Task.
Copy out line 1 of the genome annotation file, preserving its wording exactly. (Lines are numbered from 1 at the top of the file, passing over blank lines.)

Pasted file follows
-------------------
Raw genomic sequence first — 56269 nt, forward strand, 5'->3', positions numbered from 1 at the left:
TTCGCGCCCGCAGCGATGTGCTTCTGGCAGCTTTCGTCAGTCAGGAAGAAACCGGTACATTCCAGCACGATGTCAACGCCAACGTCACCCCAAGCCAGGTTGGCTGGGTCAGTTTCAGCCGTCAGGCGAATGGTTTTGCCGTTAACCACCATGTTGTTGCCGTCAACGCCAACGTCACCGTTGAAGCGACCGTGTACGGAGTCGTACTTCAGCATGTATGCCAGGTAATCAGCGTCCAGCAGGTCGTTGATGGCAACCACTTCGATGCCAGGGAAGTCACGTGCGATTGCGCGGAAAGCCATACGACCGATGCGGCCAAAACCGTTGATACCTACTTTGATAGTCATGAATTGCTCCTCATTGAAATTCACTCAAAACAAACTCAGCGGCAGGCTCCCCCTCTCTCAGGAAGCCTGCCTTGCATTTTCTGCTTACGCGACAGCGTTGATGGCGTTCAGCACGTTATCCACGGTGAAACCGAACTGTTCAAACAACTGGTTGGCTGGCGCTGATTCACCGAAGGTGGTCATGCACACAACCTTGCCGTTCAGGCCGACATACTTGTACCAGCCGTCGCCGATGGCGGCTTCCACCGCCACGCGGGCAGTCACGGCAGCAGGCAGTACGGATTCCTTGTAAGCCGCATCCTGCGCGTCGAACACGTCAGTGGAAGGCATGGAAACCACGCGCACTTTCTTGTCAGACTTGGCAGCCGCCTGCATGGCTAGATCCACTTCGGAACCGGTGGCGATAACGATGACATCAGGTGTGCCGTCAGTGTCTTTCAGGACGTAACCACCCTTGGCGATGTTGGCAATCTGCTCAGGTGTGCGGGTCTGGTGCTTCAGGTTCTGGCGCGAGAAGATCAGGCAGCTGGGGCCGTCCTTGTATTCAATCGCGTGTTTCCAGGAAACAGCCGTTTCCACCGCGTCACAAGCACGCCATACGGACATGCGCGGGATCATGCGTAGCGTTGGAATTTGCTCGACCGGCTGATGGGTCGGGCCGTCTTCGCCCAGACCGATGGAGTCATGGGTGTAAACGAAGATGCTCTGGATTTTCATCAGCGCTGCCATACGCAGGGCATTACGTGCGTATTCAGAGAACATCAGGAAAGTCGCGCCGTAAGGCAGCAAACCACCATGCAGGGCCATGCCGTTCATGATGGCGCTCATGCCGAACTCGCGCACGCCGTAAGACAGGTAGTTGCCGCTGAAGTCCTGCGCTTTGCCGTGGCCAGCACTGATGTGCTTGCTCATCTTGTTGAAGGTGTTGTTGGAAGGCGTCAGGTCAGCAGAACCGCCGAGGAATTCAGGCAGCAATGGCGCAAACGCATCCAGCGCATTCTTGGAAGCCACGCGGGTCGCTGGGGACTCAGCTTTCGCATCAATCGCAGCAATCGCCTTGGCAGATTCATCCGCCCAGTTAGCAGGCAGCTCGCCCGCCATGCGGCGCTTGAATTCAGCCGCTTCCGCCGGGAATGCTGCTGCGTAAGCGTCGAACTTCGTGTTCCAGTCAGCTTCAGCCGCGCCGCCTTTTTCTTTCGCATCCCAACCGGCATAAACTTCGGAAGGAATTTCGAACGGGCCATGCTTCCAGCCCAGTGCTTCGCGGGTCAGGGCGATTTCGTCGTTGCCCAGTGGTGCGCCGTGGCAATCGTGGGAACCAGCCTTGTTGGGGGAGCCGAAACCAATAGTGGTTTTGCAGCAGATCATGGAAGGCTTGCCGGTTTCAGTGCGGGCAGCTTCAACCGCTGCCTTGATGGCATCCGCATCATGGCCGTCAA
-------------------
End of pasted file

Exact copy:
Raw genomic sequence first — 56269 nt, forward strand, 5'->3', positions numbered from 1 at the left: